Buffalo shooting suspect charged with hate crimes as chilling details emerge

The U.S. Justice Department on Wednesday filed federal hate crime charges against a white supremacist accused of killing 10 Black people in Buffalo, New York, last month, saying he was driven by a desire to "prevent Black people from replacing white people."

Payton Gendron faces 26 counts of hate crimes and firearms offenses, according to the charges.

The complaint contains chilling details about the May 14 shooting, including a moment when Gendron turned to a white male victim who had been shot in the leg and said "sorry" before moving on, according to a sworn statement filed by a Federal Bureau of Investigation (FBI) agent.

"We will be relentless in our efforts to combat hate crimes and support communities terrorized by them and to hold accountable those who perpetrate them," said Attorney General Merrick Garland.

Gendron, 18, could potentially face the death penalty if found guilty. Garland declined to say whether it would be sought if Gendron is convicted.

Gendron already faces the possibility of life in prison without parole on 25 New York state charges, including first- and second-degree murder and domestic terrorism motivated by hate. He has pleaded not guilty.

Gendron allegedly killed 10 people and wounded three at the Tops Friendly Markets in a predominantly Black neighborhood in Buffalo before police said he surrendered to officers inside the grocery store.

People visit a makeshift memorial outside the Tops supermarket in Buffalo, New York, U.S., May 18, 2022. /CFP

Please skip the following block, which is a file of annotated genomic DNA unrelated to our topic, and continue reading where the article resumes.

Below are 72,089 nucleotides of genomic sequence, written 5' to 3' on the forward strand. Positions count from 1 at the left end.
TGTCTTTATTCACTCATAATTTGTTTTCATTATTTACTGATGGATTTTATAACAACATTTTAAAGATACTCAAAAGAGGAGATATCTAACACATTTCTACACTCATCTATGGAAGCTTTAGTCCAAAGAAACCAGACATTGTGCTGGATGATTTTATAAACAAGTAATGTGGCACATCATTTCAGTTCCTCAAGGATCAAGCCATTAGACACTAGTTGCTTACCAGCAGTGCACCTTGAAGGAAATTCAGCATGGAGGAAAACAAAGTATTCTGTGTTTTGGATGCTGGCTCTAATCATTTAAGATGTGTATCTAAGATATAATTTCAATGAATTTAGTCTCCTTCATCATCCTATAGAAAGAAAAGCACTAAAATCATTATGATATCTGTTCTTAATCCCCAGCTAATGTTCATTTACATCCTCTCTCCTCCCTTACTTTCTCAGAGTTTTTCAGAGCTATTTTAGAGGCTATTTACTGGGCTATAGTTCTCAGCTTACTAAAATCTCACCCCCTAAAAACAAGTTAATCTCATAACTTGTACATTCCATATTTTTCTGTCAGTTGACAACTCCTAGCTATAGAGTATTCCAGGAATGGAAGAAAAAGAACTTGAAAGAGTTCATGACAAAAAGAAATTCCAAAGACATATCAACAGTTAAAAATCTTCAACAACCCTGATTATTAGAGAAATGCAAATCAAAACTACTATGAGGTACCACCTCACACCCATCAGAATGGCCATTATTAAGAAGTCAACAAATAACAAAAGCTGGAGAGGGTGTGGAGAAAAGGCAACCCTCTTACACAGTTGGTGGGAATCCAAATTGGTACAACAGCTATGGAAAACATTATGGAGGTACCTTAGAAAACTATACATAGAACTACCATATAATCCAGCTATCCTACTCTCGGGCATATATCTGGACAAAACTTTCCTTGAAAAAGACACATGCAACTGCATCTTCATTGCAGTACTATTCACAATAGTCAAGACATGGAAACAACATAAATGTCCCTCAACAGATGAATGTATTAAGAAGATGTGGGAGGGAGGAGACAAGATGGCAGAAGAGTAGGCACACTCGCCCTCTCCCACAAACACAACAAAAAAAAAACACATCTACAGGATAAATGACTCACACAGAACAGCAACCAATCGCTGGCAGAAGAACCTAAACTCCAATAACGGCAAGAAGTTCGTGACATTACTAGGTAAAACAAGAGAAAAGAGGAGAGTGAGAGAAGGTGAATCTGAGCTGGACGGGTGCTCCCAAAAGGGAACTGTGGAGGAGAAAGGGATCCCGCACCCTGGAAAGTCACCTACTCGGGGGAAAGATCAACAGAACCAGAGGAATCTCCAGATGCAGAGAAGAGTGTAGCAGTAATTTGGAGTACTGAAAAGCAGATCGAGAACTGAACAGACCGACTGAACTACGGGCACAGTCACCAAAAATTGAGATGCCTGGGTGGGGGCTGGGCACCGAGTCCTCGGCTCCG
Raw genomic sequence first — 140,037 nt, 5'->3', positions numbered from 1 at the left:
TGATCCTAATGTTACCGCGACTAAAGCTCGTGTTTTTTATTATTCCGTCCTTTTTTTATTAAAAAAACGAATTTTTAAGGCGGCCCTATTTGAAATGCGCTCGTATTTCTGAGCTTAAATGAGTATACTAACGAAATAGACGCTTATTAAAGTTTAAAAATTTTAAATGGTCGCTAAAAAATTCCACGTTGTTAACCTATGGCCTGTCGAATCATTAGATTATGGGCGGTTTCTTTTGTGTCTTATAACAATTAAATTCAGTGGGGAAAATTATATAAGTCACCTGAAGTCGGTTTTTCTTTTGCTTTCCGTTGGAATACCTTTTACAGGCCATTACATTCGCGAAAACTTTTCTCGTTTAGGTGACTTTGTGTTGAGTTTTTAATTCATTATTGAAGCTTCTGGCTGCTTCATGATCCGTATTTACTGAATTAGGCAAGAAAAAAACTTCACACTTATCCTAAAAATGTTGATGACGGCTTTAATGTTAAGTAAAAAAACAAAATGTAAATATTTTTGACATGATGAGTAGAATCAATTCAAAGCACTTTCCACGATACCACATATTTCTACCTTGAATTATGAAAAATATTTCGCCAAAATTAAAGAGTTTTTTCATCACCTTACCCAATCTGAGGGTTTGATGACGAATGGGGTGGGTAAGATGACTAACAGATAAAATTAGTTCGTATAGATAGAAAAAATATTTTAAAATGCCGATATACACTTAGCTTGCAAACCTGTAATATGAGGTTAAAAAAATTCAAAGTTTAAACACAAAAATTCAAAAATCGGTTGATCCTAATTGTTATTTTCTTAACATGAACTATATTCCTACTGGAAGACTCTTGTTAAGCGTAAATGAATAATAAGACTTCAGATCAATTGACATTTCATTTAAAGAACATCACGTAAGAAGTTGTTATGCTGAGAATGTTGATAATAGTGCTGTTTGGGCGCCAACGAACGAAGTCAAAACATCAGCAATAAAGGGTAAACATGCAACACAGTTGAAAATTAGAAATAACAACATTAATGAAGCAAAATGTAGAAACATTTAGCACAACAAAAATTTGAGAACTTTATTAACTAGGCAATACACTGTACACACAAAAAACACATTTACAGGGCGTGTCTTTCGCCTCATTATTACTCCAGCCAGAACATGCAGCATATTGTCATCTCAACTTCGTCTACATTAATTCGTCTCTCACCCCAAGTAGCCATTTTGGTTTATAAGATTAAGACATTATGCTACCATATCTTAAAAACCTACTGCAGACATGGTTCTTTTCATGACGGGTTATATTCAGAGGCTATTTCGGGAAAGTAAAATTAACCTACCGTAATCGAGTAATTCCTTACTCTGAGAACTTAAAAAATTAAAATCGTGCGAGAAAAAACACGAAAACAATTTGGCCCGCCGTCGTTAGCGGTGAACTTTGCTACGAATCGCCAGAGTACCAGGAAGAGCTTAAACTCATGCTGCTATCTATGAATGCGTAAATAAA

People visit a makeshift memorial outside the Tops supermarket in Buffalo, New York, U.S., May 18, 2022. /CFP

The gunman broadcast the attack in real time on the Twitch livestreaming service and apparently posted a white supremacist rant before the attack, saying he had been inspired by previous racially motivated mass killings.

According to the criminal complaint, the semiautomatic rifle used in the assault had the names of others who committed mass shootings written on it, as well as phrases such as "Here's your reparations!" and "The Great Replacement."

"The Great Replacement" refers to a false conspiracy theory that various elites are engineering the replacement of white populations with non-white immigrants.

The FBI said it had uncovered a handwritten note in Gendron's bedroom in which he apologized to his family for committing "this attack" and said he had to do it "for the future of the white race."

The FBI also located sketches of what appeared to be the layout of the supermarket.

The Buffalo shooting and a mass shooting just 10 days later at an elementary school in Uvalde, Texas, have prompted a bipartisan effort in the Senate to enact tougher gun laws, though there were signs on Wednesday of snags on passing a bill.

Mass shootings across the United States over the past few weeks have renewed national attention to gun violence. The news portal Axios reported last week that "firearms" was the second or third most searched topic in 409 of 435 congressional districts in the U.S. during the week the May 24 mass shooting in Uvalde happened.

According to the latest data from Gun Violence Archive, the United States has suffered 265 mass shootings over the past five months, with more than 19,500 lives lost to gun violence. 

(With input from agencies)

(Cover: A police officer stands outside the Tops supermarket in the Cold Spring neighborhood in Buffalo, New York, U.S., May 18, 2022. /CFP)

Search Trends